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You are here: HomeEurodata TV WorldwidePress releases › Kids TV Report July - December 2016 - Consumption of kids TV programmes : a shifting balance
Kids TV Report July - December 2016 - Consumption of kids TV programmes : a shifting balance


During the second half of 2016, kids channels growth has stabilised. Simultaneously, creative programmes have started on digital platforms and new OTT players emerge. However, well-established brands still represent safe bets.

Kids TV Report July - December 2016 - Consumption of kids TV programmes : a shifting balance
The audience for specialist channels has stabilised

After several years of an increase in audience share, specialist kids’ channels saw their audience stabilise this half-year, except in France where the audience share for kids’ channels is about 40% among children, increased by 2 points.

Second exception, the channels that succeeded in maintaining growth in this climate were usually local players, such as France 4 in France or KiKA in Germany. Nevertheless, Disney Channel has strengthened its position in Spain and Germany, the two markets where it is available free of charge. At the end of 2016, Germany was the only country where kids’ channels represented more than 50% of the combined audience share among children1, a figure that stood at 43.7% in Spain and 39.5% in Italy.

Finally, among pre-schoolers2 , specialist channels continue to be strong, with an audience share ranging between 50 and 60%. In Spain and the United Kingdom, Clan and Cbeebies saw their audience share increase, by 8.7% and 10.6% respectively, among pre-school children, and continued to dominate the tops of the most powerful programme.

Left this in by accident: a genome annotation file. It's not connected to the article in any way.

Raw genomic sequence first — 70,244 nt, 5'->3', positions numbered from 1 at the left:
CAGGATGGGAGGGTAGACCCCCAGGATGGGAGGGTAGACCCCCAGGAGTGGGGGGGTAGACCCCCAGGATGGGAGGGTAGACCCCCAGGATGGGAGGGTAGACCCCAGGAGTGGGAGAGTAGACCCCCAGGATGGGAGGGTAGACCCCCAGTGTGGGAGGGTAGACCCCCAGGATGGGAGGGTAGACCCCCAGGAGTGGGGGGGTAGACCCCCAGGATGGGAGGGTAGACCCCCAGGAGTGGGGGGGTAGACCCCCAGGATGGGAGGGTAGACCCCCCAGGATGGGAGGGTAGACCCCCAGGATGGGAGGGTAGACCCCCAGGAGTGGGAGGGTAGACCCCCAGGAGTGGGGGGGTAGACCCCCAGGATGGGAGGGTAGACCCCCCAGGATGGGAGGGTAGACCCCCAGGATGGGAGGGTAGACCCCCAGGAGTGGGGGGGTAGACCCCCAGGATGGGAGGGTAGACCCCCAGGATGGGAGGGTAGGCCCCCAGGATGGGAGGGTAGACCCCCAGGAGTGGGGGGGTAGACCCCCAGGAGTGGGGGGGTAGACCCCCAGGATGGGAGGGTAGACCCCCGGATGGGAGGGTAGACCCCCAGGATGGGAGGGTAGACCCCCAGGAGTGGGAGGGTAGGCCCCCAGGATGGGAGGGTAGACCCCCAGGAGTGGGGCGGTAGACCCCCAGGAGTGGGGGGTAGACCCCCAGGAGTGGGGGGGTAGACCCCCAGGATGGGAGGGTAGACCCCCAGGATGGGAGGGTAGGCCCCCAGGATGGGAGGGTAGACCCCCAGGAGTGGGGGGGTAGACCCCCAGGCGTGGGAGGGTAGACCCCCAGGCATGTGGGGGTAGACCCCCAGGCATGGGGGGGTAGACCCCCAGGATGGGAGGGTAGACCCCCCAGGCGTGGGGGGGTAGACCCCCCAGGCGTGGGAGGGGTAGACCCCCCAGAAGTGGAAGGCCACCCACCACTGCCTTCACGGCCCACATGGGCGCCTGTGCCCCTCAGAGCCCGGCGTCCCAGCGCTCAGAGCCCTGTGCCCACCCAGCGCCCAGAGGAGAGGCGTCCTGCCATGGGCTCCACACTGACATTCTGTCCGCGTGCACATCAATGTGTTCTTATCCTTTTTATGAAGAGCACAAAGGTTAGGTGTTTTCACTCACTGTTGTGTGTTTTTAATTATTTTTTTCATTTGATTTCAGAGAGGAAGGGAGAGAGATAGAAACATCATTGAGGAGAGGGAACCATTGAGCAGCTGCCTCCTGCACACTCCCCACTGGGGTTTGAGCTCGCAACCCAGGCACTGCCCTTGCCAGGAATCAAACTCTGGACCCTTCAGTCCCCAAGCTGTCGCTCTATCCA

New programmes via digital 

New formats have successfully shown the complementarity between linear and digital: in the United Kingdom, the YouTube blogger Maddie Moate presents the new star educational programme from Cbeebies, Do You Know? (No.1 among children). In the summer, in France, Gulli launched its web series Les Tactiques d’Emma, on its YouTube page, which ensured the success of its launch on television a few weeks later.

Overall, there appears to be fewer new programmes and hits often come from strong brands. Among the new programmes best ranked, many come from established franchises, such as The Penguins of Madagascar and All Hail King Julien, a spin-off of the cartoon by DreamWorks, Madagascar. In Italy and Spain, an adventure game inspired by the world of cartoons Adventure Time, is ranked in the top 5 among children in both countries on Boing.

Great diversity can be seen in the origins of the programmes among the leaders in two different countries: Yo Soy Franky (produced by Televideo SA) has made its mark one year after Chica Vampiro, another Colombian soap opera for teenagers, while the Irish pre-school cartoon Nelly and Nora has won over children in Germany and the United Kingdom. The anime Yo-Kai Watch has become an instant hit in France and Italy. Coproductions have also made a mark, such as Doc McStuffins, Octonauts and The New Adventures of Peter Pan.

Specialist SVOD platforms trying to make a mark overseas

On the other hand, in the field of SVOD, several specialist players are trying to pierce a market dominated by generalist giants, such as Netflix and Amazon, which have enriched the kids’ offerings over the past few months. Several local players are displaying international ambitions, such as the British firm Hopster, purchased by Sony in October 2016, or the American firm Toon Googles and the Swedish Toca TV (launched in 2016), a spin-off of the Toca Boca game apps.

These specialist players distinguish themselves by a range of complementary offerings, such as games, music, books and audio, and build an educational and interactive environment designed specifically for kids’ browsing.

In August 2016, YouTube also committed to this market by integrating YouTube Kids into YouTube Red, the platform’s paying on-demand video offering which provides access to original and exclusive content. Furthermore, the online video leader announced the production of several kids’ series, the launch of which is planned for spring on YouTube Red.

Over the coming months, the challenge for these platforms should be their launch in new territories and the production of original content.


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